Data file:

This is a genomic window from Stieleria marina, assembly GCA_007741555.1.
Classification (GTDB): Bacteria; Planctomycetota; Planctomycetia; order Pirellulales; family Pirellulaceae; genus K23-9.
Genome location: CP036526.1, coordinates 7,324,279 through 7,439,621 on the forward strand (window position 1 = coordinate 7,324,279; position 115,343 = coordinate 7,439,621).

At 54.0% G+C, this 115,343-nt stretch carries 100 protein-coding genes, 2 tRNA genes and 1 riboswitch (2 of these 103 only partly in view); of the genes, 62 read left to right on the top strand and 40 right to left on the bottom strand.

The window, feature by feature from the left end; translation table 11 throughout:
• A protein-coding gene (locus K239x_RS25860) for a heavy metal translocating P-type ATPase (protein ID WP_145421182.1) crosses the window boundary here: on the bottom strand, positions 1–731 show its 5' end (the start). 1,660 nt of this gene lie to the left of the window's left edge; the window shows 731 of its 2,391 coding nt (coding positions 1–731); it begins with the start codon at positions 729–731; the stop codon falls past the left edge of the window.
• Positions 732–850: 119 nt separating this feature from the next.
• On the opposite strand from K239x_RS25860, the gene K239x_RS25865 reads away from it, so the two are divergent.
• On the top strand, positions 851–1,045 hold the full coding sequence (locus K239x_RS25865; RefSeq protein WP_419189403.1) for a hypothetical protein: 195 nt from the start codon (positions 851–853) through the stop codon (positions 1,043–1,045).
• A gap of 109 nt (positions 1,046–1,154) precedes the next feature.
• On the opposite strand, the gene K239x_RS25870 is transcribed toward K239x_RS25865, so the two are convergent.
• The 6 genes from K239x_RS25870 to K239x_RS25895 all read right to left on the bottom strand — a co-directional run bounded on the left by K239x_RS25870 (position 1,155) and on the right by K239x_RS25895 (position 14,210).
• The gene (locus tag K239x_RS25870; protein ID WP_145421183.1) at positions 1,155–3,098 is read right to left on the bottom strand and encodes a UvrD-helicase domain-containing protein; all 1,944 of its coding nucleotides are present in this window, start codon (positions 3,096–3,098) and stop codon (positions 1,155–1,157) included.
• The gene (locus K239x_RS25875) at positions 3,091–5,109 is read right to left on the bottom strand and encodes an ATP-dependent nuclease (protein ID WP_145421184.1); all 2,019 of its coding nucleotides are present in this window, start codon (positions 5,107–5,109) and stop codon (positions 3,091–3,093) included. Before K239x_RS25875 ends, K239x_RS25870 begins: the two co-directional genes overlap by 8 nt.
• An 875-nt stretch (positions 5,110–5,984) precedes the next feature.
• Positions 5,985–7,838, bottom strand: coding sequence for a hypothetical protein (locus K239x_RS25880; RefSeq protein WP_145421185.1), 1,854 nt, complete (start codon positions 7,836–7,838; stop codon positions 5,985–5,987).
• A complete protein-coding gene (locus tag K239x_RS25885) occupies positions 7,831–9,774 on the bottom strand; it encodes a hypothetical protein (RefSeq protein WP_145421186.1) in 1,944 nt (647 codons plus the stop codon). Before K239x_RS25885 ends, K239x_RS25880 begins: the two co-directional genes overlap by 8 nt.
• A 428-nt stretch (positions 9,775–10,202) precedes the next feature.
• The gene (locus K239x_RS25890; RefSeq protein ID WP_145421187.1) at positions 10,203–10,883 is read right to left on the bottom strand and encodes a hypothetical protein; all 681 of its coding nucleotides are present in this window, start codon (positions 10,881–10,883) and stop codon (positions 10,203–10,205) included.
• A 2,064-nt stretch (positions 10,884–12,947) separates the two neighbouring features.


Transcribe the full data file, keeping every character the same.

This is a genomic window from Stieleria marina, assembly GCA_007741555.1.
Classification (GTDB): Bacteria; Planctomycetota; Planctomycetia; order Pirellulales; family Pirellulaceae; genus K23-9.
Genome location: CP036526.1, coordinates 7,324,279 through 7,439,621 on the forward strand (window position 1 = coordinate 7,324,279; position 115,343 = coordinate 7,439,621).

At 54.0% G+C, this 115,343-nt stretch carries 100 protein-coding genes, 2 tRNA genes and 1 riboswitch (2 of these 103 only partly in view); of the genes, 62 read left to right on the top strand and 40 right to left on the bottom strand.

The window, feature by feature from the left end; translation table 11 throughout:
• A protein-coding gene (locus K239x_RS25860) for a heavy metal translocating P-type ATPase (protein ID WP_145421182.1) crosses the window boundary here: on the bottom strand, positions 1–731 show its 5' end (the start). 1,660 nt of this gene lie to the left of the window's left edge; the window shows 731 of its 2,391 coding nt (coding positions 1–731); it begins with the start codon at positions 729–731; the stop codon falls past the left edge of the window.
• Positions 732–850: 119 nt separating this feature from the next.
• On the opposite strand from K239x_RS25860, the gene K239x_RS25865 reads away from it, so the two are divergent.
• On the top strand, positions 851–1,045 hold the full coding sequence (locus K239x_RS25865; RefSeq protein WP_419189403.1) for a hypothetical protein: 195 nt from the start codon (positions 851–853) through the stop codon (positions 1,043–1,045).
• A gap of 109 nt (positions 1,046–1,154) precedes the next feature.
• On the opposite strand, the gene K239x_RS25870 is transcribed toward K239x_RS25865, so the two are convergent.
• The 6 genes from K239x_RS25870 to K239x_RS25895 all read right to left on the bottom strand — a co-directional run bounded on the left by K239x_RS25870 (position 1,155) and on the right by K239x_RS25895 (position 14,210).
• The gene (locus tag K239x_RS25870; protein ID WP_145421183.1) at positions 1,155–3,098 is read right to left on the bottom strand and encodes a UvrD-helicase domain-containing protein; all 1,944 of its coding nucleotides are present in this window, start codon (positions 3,096–3,098) and stop codon (positions 1,155–1,157) included.
• The gene (locus K239x_RS25875) at positions 3,091–5,109 is read right to left on the bottom strand and encodes an ATP-dependent nuclease (protein ID WP_145421184.1); all 2,019 of its coding nucleotides are present in this window, start codon (positions 5,107–5,109) and stop codon (positions 3,091–3,093) included. Before K239x_RS25875 ends, K239x_RS25870 begins: the two co-directional genes overlap by 8 nt.
• An 875-nt stretch (positions 5,110–5,984) precedes the next feature.
• Positions 5,985–7,838, bottom strand: coding sequence for a hypothetical protein (locus K239x_RS25880; RefSeq protein WP_145421185.1), 1,854 nt, complete (start codon positions 7,836–7,838; stop codon positions 5,985–5,987).
• A complete protein-coding gene (locus tag K239x_RS25885) occupies positions 7,831–9,774 on the bottom strand; it encodes a hypothetical protein (RefSeq protein WP_145421186.1) in 1,944 nt (647 codons plus the stop codon). Before K239x_RS25885 ends, K239x_RS25880 begins: the two co-directional genes overlap by 8 nt.
• A 428-nt stretch (positions 9,775–10,202) precedes the next feature.
• The gene (locus K239x_RS25890; RefSeq protein ID WP_145421187.1) at positions 10,203–10,883 is read right to left on the bottom strand and encodes a hypothetical protein; all 681 of its coding nucleotides are present in this window, start codon (positions 10,881–10,883) and stop codon (positions 10,203–10,205) included.
• A 2,064-nt stretch (positions 10,884–12,947) separates the two neighbouring features.